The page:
Singapore family offices grow as wealthy Chinese look beyond Hong Kong
The number of family offices operating in Singapore has soared in the past two years as wealthy Chinese sought to diversify their risk exposure against a backdrop of Beijing’s increasing influence in Hong Kong.
By the end of 2022, as many as 1,500 family offices had operations in the city-state, according to some industry experts, more than double the 700 as of end 2021 that was calculated by its central bank, the Monetary Authority of Singapore (MAS) — and way up from the 400 as of end 2020, and the mere 50 as recently as 2018.
Kia Meng Loh, co-head of the private wealth and family office practices at "Big Five" law firm Dentons Rodyk, believed the number of Singapore-based family offices that were of Chinese origin, including those with roots in Hong Kong and Macau, easily exceeded 45% to 50%.
Michael Marquardt, Asia chief executive at IQ-EQ, an investor services firm that sets up family offices, put the figure closer to 40%. Others volunteered anecdotal evidence that the number was even higher, underlining the difficulty of obtaining precise data on an investment market where privacy and discretion are hallmarks.
HEDGING HONG KONG
The consensus among sources who spoke with AsianInvestor was that there has been a major influx of Chinese family money into Singapore, as wealthy families reduced their exposure to existing, potential, and perceived headwinds associated with China as well as the jurisdictions over which it exercises authority.
“Hong Kong is too close for comfort with China,” Ryan Lin, a director at Singapore firm Bayfront Law, told AsianInvestor. “If I’m Chinese, I want to manage my money in a safe jurisdiction, and from this perspective, Singapore is probably a bit safer.”
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Iu-Jin Ong, founder of Hong Kong-headquartered single-family office Ambitum Capital, told AsianInvestor he was unsurprised to see Chinese family offices setting up in Singapore.
“It appeals to many families to situate their wealth outside of their home territory,” he said. “This may therefore disadvantage Hong Kong in the context of mainland opportunities, and in the same light explain the growth of Singapore for Greater China assets.”
Hong Kong may have fallen out of favour with some investors due to Beijing’s increasingly interventionist stance towards the territory, which is supposed to operate under its own legal and political system, although Singapore’s rise as a family office hub has not come entirely at Hong Kong’s expense.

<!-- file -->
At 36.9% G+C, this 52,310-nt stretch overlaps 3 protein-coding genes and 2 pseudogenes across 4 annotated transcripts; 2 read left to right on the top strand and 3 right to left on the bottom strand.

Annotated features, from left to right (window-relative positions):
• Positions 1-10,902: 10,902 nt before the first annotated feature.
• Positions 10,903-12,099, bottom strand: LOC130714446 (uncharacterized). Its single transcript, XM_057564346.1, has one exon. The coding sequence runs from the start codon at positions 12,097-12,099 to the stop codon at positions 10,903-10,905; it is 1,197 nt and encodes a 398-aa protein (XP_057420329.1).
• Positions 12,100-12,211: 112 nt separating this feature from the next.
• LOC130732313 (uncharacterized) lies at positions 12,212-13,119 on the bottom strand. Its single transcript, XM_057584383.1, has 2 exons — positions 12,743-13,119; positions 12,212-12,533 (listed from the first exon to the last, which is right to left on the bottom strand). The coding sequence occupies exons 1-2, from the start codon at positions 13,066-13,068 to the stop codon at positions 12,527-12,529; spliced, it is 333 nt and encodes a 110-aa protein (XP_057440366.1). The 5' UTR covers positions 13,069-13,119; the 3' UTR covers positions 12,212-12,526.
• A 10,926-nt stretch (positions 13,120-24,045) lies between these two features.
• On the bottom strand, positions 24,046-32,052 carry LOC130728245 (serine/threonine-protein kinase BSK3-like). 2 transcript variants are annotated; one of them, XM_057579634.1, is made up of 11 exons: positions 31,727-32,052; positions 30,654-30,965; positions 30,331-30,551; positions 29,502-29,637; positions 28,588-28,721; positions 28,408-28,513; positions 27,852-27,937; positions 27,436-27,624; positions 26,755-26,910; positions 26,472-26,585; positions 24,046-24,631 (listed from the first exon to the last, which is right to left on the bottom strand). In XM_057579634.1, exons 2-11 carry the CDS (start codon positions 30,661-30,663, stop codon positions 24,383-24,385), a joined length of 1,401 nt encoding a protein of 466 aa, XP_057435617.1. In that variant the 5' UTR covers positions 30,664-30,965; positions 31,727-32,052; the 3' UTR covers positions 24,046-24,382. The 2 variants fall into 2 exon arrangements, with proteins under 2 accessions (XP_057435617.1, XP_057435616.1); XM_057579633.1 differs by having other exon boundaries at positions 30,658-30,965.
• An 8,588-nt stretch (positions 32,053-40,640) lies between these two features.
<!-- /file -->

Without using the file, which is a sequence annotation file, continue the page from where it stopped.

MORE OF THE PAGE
Loh said he had two categories of Chinese clients, one of which comprised investors that had started family offices in Hong Kong but were moving some of their wealth to Singapore as a diversification measure. “They’re not closing down in Hong Kong, because it’s still nearest to China and it’s still much easier than coming directly to Singapore,” he said.
“Those in the second category don't have a family office or any assets under management, and they're starting to manage their personal wealth outside of China for the first time. These investors are saying, ‘If I really want to put my money outside of China, let's put it really outside of China’,” he explained.
Lin observed a similar dynamic, saying: “I’ve seen people diversify where their family offices are, and they’re just trying to make sure that they don't put everything in the same basket. But they’re in the minority for me. We’ve set up more than 70 family offices for Chinese clients in Singapore, and most are ‘first-timers’ who come into Singapore having bypassed Hong Kong.”
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IQ-EQ’s Marquardt said that for family office investors, Hong Kong suffered from a “perception issue”, but he downplayed the role of politics.
“I think everybody wants to see the political angle, but at a certain point, when you have a large family and a large amount of wealth, you want to diversify where you have that money,” he told AsianInvestor. “I think Chinese family offices are acting rationally and no differently from other people who are wealthy.”
Loh said China’s response to the Covid pandemic — a response that found an echo in the strict controls imposed in Hong Kong — had likely prompted wealthy individuals and families to think harder about where they put their assets, and a trend had taken root among those watching their peers open family offices in Singapore.
“I’d say this has been happening for the past few years, increasing during the pandemic, probably because rich Chinese — who are usually the first generation — had been focusing a lot on making money,” he said. “But when the country was locked down and with the zero-Covid situation in China, they had time to pause, think, and say, ‘What should I do with my money?’
AsianInvestor will be hosting its Family Office Briefing on March 28 in Hong Kong, which will bring together a select group of family offices. For more details, click here.